CAROLYN: Yes, I’m sorry, Martin, but you have to remember I am a very frail old lady.
(Jazz music in the bar.)
GERRY: May I freshen your juices, gentlemen?
DOUGLAS: Oh, why not? Let’s live a little.
(Sound of juice being poured into the glasses.)
ARTHUR: This is great!
DOUGLAS: Good vintage, is it?
ARTHUR: No, I mean this, you know – two guys, sitting in a bar, couple of drinks, box of those black paper napkins that always look really cool; like we’re in a film. I feel like I should have a hat.
DOUGLAS: God knows, Arthur, you have a hat.
ARTHUR: No, but I mean one of those ones with the dent they used to wear in black and white times. Gerry, could you, er, could you polish a glass?
GERRY: Oh, have I given you a dirty one?
ARTHUR: No, no. I just think it would look good. And then, Douglas, we should be saying things like, you know, “Hey, you guy. The dames, eh?” “Yeah, the dames. Stupid dames. You had any luck with the horses?” “No, the horses are all ... idiots. You know, between the dames and the horses, sometimes I don’t even know why I put my hat on.” That’s how they talk in bars, isn’t it?
DOUGLAS: ... No, Arthur. That’s not how anyone talks, anywhere.
ARTHUR: Oh, right. So ... how-how do they ...? I mean, I’ve never really been to a ... What sort of things do they say?
DOUGLAS: I don’t know. You just ask about each other’s lives.
ARTHUR: Oh, okay. Right. Er ... So, do you miss your ex-wife?
ARTHUR: No! No!
DOUGLAS: You don’t ... not like that!
ARTHUR: Sorry, sorry.
DOUGLAS: You don’t talk about anything. You-you just ... I dunno – you-you joke. You moan about sport; you-you tease each other. It’s terrific.
ARTHUR: I don’t know about sport. Um, I could tease you, though. I’d like to be better at teasing.
DOUGLAS: Well, you can’t just ...
ARTHUR: Honestly, Douglas, you silly great ... man. Look at you with your hair all ... straight. It’s not easy, is it?
DOUGLAS: Apparently not.
MARTIN: Really? Just in there, with them.
FARMER FISHER: Just sit quietly. They’ll leave you alone.
MARTIN: What? Where-where-where should I sit?
FARMER FISHER: On the floor. But careful – it’ll be slippery.
MARTIN: Why would it be slippery?
FARMER FISHER: ... Have a think about that.
MARTIN: Oh God, no. I can’t sit on that!
FARMER FISHER: Well, you can’t stay standing up.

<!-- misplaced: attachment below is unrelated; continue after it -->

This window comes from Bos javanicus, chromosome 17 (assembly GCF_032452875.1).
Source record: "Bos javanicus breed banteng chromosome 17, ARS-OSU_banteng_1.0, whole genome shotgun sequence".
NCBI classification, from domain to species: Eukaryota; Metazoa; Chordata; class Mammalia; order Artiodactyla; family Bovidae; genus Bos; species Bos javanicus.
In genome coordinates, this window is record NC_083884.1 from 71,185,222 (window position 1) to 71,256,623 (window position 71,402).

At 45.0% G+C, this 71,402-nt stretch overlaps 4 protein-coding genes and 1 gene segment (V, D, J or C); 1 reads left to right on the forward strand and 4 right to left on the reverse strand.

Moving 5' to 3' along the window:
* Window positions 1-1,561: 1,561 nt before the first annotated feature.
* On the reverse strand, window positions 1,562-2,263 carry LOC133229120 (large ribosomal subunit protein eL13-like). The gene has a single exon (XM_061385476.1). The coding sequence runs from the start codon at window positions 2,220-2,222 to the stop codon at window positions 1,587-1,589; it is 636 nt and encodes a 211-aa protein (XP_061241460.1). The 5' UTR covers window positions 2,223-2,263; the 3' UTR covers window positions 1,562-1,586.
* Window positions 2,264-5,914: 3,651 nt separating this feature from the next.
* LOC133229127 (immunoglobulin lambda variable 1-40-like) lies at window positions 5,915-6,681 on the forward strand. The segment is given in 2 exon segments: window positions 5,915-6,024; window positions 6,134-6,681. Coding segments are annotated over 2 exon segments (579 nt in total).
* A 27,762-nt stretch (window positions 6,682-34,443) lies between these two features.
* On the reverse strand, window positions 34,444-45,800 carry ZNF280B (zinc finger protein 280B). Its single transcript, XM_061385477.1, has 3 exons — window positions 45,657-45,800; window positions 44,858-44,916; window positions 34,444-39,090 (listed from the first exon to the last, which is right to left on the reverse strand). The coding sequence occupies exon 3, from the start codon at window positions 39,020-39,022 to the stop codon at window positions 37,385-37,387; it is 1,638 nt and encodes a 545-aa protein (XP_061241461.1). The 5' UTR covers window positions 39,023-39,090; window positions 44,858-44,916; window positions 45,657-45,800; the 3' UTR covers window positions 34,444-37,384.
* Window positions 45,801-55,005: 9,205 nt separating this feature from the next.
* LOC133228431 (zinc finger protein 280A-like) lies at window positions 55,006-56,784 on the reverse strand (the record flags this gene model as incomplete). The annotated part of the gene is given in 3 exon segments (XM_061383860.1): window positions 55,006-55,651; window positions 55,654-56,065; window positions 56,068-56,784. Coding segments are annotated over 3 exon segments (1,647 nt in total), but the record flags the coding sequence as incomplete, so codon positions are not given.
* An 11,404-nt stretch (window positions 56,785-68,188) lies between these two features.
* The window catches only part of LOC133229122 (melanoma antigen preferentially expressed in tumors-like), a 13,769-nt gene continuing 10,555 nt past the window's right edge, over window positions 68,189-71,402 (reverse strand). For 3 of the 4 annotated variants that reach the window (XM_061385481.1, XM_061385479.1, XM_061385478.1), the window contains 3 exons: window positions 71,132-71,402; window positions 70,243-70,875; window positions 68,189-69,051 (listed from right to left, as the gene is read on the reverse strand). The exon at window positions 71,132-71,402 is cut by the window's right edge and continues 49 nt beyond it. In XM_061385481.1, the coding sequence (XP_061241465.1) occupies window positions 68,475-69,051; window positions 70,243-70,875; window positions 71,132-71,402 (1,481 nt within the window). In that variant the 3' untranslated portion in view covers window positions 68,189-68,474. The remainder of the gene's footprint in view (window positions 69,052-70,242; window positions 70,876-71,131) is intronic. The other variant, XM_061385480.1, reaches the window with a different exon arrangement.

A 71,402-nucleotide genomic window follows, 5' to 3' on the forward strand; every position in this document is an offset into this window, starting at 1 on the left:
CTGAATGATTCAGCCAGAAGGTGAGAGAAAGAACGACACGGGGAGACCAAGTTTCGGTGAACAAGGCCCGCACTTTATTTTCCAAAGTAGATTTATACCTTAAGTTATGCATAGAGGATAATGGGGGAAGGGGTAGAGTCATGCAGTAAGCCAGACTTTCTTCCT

MARTIN: Why not?
FARMER FISHER: I’m not saying you’re not allowed ...
(The truck begins to move. Martin cries out as he falls over.)
FARMER FISHER: ... I just don’t think you can.
CAROLYN: Are you all right?
MARTIN: Yes. (He grunts as he straightens up.) Have I got any ...? Oh God.
CAROLYN: Yes, only a little bit.
(Martin groans, then cries out in alarm.)
MARTIN: One of them’s attacking me!
FARMER FISHER: No, she’s just being friendly.
MARTIN: I don’t want a goose friend! Argh! Why does she keep trying to get in my pocket?
FARMER FISHER: She probably thinks you’ve got food in there. Have you?
MARTIN: Oh, yes(!) I never go anywhere without a pocket of goose food!
CAROLYN: Martin, Martin. The seed cake.
MARTIN: Oh, right, yeah. Er, um, actually I do.
FARMER FISHER: Give her that, then, and she’ll leave you alone.
MARTIN: All right. There we go.
(The goose honks.)
MARTIN: Right? (He laughs faintly.) All gone! No, nothing else for you, see? Completely empt... Oh God.
CAROLYN: What is it?
MARTIN: Oh God. I think this goose has just eaten my father’s signet ring.
(Jazz music in the bar.)
ARTHUR: I ju... I just don’t know the sort of things people say.
DOUGLAS: Yes you do. You’ve heard me tease Martin hundreds of times.
ARTHUR: Oh, right, okay. Er ... I notice Sir isn’t terribly tall today.
DOUGLAS: ... Yes. That’s better. Of course, I am quite tall.
ARTHUR: Oh, damn! It’s-it’s just really difficult with you. There’s-there’s nothing to make fun of.
DOUGLAS: I’m a fifty-seven year old first officer with three ex-wives and I’m drinking sodding pineapple juice.